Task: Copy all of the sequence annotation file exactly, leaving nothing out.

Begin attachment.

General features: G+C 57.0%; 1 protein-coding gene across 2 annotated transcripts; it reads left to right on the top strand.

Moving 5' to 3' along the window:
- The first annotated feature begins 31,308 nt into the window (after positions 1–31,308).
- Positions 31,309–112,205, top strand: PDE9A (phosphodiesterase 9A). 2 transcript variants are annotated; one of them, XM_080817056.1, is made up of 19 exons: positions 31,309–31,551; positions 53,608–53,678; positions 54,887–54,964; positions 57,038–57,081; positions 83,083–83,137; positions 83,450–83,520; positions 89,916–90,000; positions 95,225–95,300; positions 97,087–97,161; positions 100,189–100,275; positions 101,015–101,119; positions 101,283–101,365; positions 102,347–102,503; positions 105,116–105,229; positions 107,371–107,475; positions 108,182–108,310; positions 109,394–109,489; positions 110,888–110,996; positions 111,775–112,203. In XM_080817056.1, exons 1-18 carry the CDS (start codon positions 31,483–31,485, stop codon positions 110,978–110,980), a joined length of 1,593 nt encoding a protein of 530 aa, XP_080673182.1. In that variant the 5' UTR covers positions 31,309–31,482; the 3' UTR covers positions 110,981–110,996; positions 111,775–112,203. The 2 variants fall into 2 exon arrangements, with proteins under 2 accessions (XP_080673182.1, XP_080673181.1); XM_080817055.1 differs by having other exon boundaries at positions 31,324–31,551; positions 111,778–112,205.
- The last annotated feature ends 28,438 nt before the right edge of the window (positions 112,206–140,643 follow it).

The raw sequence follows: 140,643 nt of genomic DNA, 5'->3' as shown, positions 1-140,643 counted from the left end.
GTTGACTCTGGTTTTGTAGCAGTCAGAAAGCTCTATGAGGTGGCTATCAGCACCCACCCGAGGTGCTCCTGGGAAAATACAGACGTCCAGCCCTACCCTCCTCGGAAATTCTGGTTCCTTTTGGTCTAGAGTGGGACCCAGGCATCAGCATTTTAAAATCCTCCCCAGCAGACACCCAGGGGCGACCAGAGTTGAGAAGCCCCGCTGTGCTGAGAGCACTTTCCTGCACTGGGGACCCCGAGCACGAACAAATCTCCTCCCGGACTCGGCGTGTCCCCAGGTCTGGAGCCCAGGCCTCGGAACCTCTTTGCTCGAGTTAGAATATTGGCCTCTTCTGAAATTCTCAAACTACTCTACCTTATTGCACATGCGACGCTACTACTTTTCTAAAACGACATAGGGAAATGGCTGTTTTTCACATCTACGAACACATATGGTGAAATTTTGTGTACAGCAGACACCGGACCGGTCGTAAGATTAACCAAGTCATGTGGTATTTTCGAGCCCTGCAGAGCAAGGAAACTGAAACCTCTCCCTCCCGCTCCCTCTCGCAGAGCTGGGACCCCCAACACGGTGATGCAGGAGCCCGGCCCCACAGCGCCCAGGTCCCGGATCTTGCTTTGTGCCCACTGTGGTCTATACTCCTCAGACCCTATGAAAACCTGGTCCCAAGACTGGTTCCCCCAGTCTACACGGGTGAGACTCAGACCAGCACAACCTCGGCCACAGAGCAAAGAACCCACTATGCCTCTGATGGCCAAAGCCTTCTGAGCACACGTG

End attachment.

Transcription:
General features: G+C 57.0%; 1 protein-coding gene across 2 annotated transcripts; it reads left to right on the top strand.

Moving 5' to 3' along the window:
- The first annotated feature begins 31,308 nt into the window (after positions 1–31,308).
- Positions 31,309–112,205, top strand: PDE9A (phosphodiesterase 9A). 2 transcript variants are annotated; one of them, XM_080817056.1, is made up of 19 exons: positions 31,309–31,551; positions 53,608–53,678; positions 54,887–54,964; positions 57,038–57,081; positions 83,083–83,137; positions 83,450–83,520; positions 89,916–90,000; positions 95,225–95,300; positions 97,087–97,161; positions 100,189–100,275; positions 101,015–101,119; positions 101,283–101,365; positions 102,347–102,503; positions 105,116–105,229; positions 107,371–107,475; positions 108,182–108,310; positions 109,394–109,489; positions 110,888–110,996; positions 111,775–112,203. In XM_080817056.1, exons 1-18 carry the CDS (start codon positions 31,483–31,485, stop codon positions 110,978–110,980), a joined length of 1,593 nt encoding a protein of 530 aa, XP_080673182.1. In that variant the 5' UTR covers positions 31,309–31,482; the 3' UTR covers positions 110,981–110,996; positions 111,775–112,203. The 2 variants fall into 2 exon arrangements, with proteins under 2 accessions (XP_080673182.1, XP_080673181.1); XM_080817055.1 differs by having other exon boundaries at positions 31,324–31,551; positions 111,778–112,205.
- The last annotated feature ends 28,438 nt before the right edge of the window (positions 112,206–140,643 follow it).

The raw sequence follows: 140,643 nt of genomic DNA, 5'->3' as shown, positions 1-140,643 counted from the left end.
GTTGACTCTGGTTTTGTAGCAGTCAGAAAGCTCTATGAGGTGGCTATCAGCACCCACCCGAGGTGCTCCTGGGAAAATACAGACGTCCAGCCCTACCCTCCTCGGAAATTCTGGTTCCTTTTGGTCTAGAGTGGGACCCAGGCATCAGCATTTTAAAATCCTCCCCAGCAGACACCCAGGGGCGACCAGAGTTGAGAAGCCCCGCTGTGCTGAGAGCACTTTCCTGCACTGGGGACCCCGAGCACGAACAAATCTCCTCCCGGACTCGGCGTGTCCCCAGGTCTGGAGCCCAGGCCTCGGAACCTCTTTGCTCGAGTTAGAATATTGGCCTCTTCTGAAATTCTCAAACTACTCTACCTTATTGCACATGCGACGCTACTACTTTTCTAAAACGACATAGGGAAATGGCTGTTTTTCACATCTACGAACACATATGGTGAAATTTTGTGTACAGCAGACACCGGACCGGTCGTAAGATTAACCAAGTCATGTGGTATTTTCGAGCCCTGCAGAGCAAGGAAACTGAAACCTCTCCCTCCCGCTCCCTCTCGCAGAGCTGGGACCCCCAACACGGTGATGCAGGAGCCCGGCCCCACAGCGCCCAGGTCCCGGATCTTGCTTTGTGCCCACTGTGGTCTATACTCCTCAGACCCTATGAAAACCTGGTCCCAAGACTGGTTCCCCCAGTCTACACGGGTGAGACTCAGACCAGCACAACCTCGGCCACAGAGCAAAGAACCCACTATGCCTCTGATGGCCAAAGCCTTCTGAGCACACGTG